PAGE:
I am not a fangirl, though some may think I am. I'm really not enough of a geek to be a fangirl. I also got on the bandwagon late. Very recently actually. I never owned a IIe. I didn't understand the difference between the GUI on the pretty beige boxes and Windows. And, the kicker for me, I don't have a single Apple sticker anywhere. Not on a vehicle. Not on an old notebook. Nowhere.
But I am a fan. I liked my iPod Video. I was enamored by my iPod Touch. I was proud to buy Alyson a Shuffle. I pursued the iPad at first sight. And I was up at 3am to order my Verizon iPhone 4. It was as natural as buying a gallon of milk to choose the AppleTV.
And just as naturally, our household leans toward Apple. Jeff was hesitant, but after taking literally 10 minutes to "setup" his iPhone, he's converted. It is safe to say that he spends more time interacting with his iPad than interacting with humans.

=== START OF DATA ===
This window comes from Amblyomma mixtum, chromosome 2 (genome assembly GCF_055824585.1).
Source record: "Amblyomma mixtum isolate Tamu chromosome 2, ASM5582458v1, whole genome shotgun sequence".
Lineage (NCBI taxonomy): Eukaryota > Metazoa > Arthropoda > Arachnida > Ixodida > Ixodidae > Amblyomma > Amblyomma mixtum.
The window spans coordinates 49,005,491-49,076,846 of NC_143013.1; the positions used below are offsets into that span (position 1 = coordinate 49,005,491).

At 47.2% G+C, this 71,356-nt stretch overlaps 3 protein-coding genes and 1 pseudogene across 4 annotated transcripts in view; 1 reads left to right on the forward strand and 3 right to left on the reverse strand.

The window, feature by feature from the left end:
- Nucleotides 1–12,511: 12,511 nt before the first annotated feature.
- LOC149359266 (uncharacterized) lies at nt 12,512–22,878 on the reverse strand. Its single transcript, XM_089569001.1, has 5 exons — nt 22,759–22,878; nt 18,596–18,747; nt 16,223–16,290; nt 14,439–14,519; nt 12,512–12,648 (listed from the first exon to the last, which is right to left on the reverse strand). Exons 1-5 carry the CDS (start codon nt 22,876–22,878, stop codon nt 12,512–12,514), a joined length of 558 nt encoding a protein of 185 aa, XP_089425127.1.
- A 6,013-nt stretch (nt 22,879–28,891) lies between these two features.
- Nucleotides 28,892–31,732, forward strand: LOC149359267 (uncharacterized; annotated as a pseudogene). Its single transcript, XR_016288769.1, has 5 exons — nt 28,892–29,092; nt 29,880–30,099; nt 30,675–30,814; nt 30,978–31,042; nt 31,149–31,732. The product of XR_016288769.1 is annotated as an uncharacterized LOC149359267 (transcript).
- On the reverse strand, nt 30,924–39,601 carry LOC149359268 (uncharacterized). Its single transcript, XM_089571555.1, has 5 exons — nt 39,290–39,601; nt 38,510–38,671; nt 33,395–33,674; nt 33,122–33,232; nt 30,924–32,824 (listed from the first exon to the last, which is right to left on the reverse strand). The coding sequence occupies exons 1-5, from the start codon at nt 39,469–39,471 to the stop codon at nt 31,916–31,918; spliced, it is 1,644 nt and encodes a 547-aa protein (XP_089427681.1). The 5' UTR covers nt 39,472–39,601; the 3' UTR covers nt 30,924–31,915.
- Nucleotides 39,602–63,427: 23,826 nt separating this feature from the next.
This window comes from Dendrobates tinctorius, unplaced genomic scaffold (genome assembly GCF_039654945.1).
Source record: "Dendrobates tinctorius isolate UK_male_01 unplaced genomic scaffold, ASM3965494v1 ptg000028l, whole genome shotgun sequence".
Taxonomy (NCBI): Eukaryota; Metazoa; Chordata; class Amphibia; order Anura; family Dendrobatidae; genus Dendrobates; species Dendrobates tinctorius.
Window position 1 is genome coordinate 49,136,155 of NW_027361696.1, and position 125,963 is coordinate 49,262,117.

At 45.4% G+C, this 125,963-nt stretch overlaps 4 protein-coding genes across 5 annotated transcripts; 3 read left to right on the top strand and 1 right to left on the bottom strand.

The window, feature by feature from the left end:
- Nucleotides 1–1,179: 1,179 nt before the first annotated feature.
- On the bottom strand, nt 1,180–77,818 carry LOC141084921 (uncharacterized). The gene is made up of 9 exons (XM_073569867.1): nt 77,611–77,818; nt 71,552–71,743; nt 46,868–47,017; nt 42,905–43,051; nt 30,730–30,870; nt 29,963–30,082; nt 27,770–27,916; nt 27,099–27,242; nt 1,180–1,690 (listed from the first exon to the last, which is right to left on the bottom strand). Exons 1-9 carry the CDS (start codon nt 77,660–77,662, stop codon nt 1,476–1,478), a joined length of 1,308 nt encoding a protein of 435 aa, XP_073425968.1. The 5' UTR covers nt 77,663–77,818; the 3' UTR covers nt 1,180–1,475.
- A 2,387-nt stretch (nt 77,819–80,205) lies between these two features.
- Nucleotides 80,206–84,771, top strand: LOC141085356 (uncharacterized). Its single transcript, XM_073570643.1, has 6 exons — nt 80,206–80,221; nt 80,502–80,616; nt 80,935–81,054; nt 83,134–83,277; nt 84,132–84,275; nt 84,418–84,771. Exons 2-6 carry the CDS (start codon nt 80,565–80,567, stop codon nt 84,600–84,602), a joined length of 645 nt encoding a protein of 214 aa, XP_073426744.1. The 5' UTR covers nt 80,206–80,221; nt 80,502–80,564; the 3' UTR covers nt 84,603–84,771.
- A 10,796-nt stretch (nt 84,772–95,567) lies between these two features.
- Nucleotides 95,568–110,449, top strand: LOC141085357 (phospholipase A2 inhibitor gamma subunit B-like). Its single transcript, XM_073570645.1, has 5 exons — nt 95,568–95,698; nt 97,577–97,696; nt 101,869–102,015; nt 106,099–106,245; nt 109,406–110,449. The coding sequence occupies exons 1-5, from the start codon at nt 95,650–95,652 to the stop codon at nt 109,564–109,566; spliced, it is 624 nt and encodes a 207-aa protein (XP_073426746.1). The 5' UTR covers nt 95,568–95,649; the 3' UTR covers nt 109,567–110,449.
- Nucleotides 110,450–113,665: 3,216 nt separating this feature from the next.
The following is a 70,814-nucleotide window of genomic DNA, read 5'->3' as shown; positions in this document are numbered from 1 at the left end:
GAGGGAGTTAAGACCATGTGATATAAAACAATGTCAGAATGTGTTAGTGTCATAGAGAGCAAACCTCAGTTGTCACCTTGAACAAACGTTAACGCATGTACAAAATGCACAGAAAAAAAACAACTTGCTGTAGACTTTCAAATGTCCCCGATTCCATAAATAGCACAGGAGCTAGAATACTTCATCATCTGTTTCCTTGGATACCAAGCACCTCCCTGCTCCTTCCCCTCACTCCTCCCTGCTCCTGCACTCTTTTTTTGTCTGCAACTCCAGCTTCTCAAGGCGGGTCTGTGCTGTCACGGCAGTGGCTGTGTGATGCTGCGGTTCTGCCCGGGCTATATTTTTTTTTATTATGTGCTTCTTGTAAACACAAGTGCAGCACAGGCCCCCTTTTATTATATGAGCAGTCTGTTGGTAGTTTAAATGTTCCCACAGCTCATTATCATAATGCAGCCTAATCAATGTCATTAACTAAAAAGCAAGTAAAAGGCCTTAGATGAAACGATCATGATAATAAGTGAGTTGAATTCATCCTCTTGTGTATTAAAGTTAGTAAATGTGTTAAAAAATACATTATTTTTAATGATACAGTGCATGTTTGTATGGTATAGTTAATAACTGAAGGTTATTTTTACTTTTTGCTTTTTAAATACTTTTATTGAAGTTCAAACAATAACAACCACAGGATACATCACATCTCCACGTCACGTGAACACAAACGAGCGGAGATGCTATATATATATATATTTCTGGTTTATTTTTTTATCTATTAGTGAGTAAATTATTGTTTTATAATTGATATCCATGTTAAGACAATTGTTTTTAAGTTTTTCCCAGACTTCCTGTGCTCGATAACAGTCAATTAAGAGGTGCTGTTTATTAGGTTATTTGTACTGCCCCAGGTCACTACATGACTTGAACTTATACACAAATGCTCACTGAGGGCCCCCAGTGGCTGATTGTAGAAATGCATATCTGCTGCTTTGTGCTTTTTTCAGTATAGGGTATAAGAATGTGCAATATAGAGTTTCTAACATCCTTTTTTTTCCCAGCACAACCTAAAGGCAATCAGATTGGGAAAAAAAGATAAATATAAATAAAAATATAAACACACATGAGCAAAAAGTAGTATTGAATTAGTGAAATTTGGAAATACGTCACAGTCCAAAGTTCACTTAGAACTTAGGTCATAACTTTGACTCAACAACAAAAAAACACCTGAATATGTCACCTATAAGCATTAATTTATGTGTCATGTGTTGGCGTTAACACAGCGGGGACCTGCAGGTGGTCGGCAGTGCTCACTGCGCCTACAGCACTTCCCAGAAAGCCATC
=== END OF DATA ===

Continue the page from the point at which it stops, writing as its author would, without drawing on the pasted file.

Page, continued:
I say all of this not to support or refute the label "fangirl.". I say it to praise and honor the man we lost last night. I recognize that there are many many people responsible for bringing a product from vision to market. But there is no doubt that the vision must exist first.
An interface that doesn't require a representational shift. An interface that infants can intuitively operate. Products that operate with touch and strike to the heart of communication barriers. Devices that appeal to all ages and even pets.
This is why we are sad, even if we don't "mourn." It is sad to lose the man behind such revolutionary changes.